Now we will study the PPP.
Take a look at the progression below:
I remember the man.
I remembered the man.
The man was remembered.
The lion sees the remembered man.
Each line of this progression changes the verb very slightly, and each line relates to one of the P's in PPP. The first P here represents past, since the man was remembered before the lion sees him. The second P here represents passive, since although we know that the man was remembered, we do not know who remembered him. The third P, as you might remember, represents the concept of a "participle," which we will study later on. The PPP is represented above as the word "remember."
Note that even though the sentence's tense might change, the PPP remains constant. This is true both in English and in Sanskrit:
सिंहो स्मृतं नरं पश्यति
siṃho smṛtaṃ naraṃ paśyati
The lion sees the remembered man.
सिंहो स्मृतं नरं द्रक्ष्यति
siṃho smṛtaṃ naraṃ drakṣyati
The lion will see the remembered man.
Using the PPP
Essentially, the PPP is an adjective. Although it has the properties of a verb — it has a tense and can be described by the different noun cases — it has a person, number, and gender. Note how it is used in these (technically) verbless sentences:
तत् कृतं मया वने ग्रामाय
tat kṛtaṃ mayā vane grāmāya
That was made by me in the forest for the village.
A more natural translation would be "I made that in the forest for the village."
अश्वो दृष्टो नगरे
aśvo dṛṣṭo nagare
A horse was seen in the city.
Even though the PPP is usually a passive verb, it sometimes has non-passive meaning. This is especially true for verbs that mean "go."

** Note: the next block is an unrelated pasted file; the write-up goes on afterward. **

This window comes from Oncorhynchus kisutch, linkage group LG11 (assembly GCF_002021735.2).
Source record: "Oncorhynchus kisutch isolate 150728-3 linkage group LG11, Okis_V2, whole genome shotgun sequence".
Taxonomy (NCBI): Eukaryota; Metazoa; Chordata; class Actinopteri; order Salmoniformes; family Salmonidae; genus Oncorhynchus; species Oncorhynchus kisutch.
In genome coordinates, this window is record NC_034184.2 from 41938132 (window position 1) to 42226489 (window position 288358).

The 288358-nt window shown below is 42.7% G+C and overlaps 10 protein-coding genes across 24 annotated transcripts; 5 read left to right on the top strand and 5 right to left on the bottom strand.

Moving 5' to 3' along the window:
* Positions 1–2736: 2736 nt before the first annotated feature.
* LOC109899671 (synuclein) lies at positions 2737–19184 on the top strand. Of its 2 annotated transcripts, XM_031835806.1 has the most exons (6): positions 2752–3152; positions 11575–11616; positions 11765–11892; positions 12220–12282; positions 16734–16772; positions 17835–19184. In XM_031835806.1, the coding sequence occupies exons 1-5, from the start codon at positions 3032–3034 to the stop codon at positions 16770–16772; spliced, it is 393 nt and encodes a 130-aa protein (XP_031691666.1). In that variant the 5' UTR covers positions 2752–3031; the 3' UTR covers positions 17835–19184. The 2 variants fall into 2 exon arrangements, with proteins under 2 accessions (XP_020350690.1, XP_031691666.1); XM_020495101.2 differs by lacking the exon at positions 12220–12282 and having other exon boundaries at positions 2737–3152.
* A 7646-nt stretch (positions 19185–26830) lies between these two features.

अहं वनं गतः
ahaṃ vanaṃ gataḥ
I went to the forest.
As a noun
The PPP can also be a noun, just as the adjective sundara can mean both "beautiful" and "the beautiful one." This is one of the most powerful features of the PPP.
awakened, woken up (adjective) → one who has awoken; Buddha
Note that the PPP likely has an active meaning here; he awoke, but he was probably not caused to awake.
perfectly or fully made (adjective) → that which is perfectly or fully made; the Sanskrit language
The PPP is formed by adding ta to the end of a verb root. When we do so, we should follow the same rules as the tvā suffix of the gerund. Verbs with prefixes still use ta, and they still follow the rules of tvā. And, some roots will use the "connecting i" vowel that we talked about earlier.
गम् → गत
gam → gata
go → gone
प्रतिगम् → प्रतिगत
pratigam → pratigata
return → returned
सेव् → सेवित
sev → sevita
serve → served
भाष् → भाषित
bhāṣ → bhāṣita
speak → spoken
They follow the same sandhi rules, too:
लभ् → लब्ध
labh → labdha
obtain → obtained
दृश् → दृष्ट
dṛś → dṛṣṭa
see → seen
Some verbs — usually those whose roots end in a long vowel (ā, ī, ū, or ṝ) — use na instead. But such forms are more uncommon.
तॄ → तीर्ण
tṝ → tīrṇa
cross → crossed
Note the change from n to ṇ, which is caused by the same rule that produces nareṇa.
पॄ → पूर्ण
pṝ → pūrṇa
fill → filled
Again, note the change from n to ṇ.
The changes in tṝ and pṝ were discussed when we discussed the gerund.
As always, internal sandhi is extremely important. Both the gerund and the PPP use the same rules, and there are many that we haven't covered. But, we can learn those along the way.
Differences from the gerund
The verb kṛ normally becomes kṛta; but, it becomes skṛta when it has pari or sam for a prefix. Thus, we have saṃskṛta, not *saṃkṛta.